Oh, you want to know more about the significance of Clarissa Dalloway’s “Fear no more the heat o’ the sun” murmur? Of course you must fling yourself into a Shakespearean rabbit hole and read the play it comes from, where you find that it’s a somber funeral song crooned as the two lost princes dig a grave for Imogen (unbeknownst to them, their sister; unbeknownst to them, actually still alive).
This is the a normal ragtag and slapdash Shakespearean tragedy, involving the usual doses of: miscommunication, an evil stepmother, cross-dressing, foolish leaders, poisons that send people into sleep not death, mysteriously kidnapped princes later discovered, hiding in chests to gather proof of infidelity. Some good insults, as always, like “whoreson jackanapes.”
In the aftermath of the kerfuffle over NYC’s Public Theater’s staging of Julius Caesar, I decided to spend the afternoon reading the play. The levels of ridiculousness increase exponentially as the alt-right fans flames of furor over this depiction of our Toxic Cheeto as Julius Caesar, who—spoiler alert!—gets murdered in the 3rd act. The play was written in 1599, and that it continues to be relevant and provide entertaining parallels to today’s political climate is just peachy.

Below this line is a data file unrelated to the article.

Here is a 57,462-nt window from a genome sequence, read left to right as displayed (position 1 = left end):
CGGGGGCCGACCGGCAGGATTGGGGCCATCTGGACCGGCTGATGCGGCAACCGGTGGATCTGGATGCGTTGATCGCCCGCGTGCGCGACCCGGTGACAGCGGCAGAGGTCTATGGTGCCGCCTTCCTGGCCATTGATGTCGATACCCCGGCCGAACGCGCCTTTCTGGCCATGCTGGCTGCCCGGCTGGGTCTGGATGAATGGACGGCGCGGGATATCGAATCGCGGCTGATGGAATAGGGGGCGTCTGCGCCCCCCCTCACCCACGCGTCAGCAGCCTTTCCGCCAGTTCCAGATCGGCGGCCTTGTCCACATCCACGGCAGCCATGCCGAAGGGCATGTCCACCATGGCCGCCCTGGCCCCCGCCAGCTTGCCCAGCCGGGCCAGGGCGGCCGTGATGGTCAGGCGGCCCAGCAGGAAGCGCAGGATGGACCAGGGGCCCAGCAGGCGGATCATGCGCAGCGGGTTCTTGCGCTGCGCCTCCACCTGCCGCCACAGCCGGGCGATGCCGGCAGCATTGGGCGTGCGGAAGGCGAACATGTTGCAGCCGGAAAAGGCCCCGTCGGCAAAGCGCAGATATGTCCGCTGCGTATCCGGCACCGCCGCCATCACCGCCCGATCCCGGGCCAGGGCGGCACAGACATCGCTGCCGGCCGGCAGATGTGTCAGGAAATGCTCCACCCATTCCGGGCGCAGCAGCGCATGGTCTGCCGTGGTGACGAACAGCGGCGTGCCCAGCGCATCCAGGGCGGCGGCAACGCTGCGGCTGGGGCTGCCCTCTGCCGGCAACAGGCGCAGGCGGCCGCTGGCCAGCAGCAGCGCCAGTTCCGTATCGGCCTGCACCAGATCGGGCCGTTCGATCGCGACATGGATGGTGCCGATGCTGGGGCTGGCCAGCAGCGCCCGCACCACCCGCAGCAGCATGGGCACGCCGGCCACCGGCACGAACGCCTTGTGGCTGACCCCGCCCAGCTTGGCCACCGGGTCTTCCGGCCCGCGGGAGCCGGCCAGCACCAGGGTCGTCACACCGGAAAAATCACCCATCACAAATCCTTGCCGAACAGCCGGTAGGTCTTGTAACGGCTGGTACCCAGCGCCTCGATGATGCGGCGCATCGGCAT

Most of Bill’s research for the play came from the Sir Thomas North translation of Plutarch’s Life of Brutus, Life of Antonius, and Life of Caesar. circa first century AD. Bill added the unforgettable speech of Antony (“Friends, Romans, countrymen, lend me your ears”) along with the gory detail of the conspirators washing their hands in Caesar’s blood, but otherwise stayed close to Plutarch’s version of events.
As Marcus Brutus broods on whether it’s justified to kill Caesar for his ambition to rule Rome:
And therefore think him as a serpent’s egg
Which hatched would as his kind grow mischievous,
And kill him in the shell.
Decius Brutus tells Cassius that he’ll be able to bend Caesar’s mood to fit their needs and lure him to the Senate despite bad omens. (The bit about flattery is perfect on this day that Toxic Cheeto made his cabinet go around the room praising him.)
Never fear that. If he be so resolved
I can o’ersway him. For he loves to hear
That unicorns may be betrayed with trees
And bears with glasses, elephants with holes,
Lions with toils and men with flatterers —
But when I tell him he hates flatterers,
He says he does, being then most flattered.
“Speak, strike, redress.” Indeed.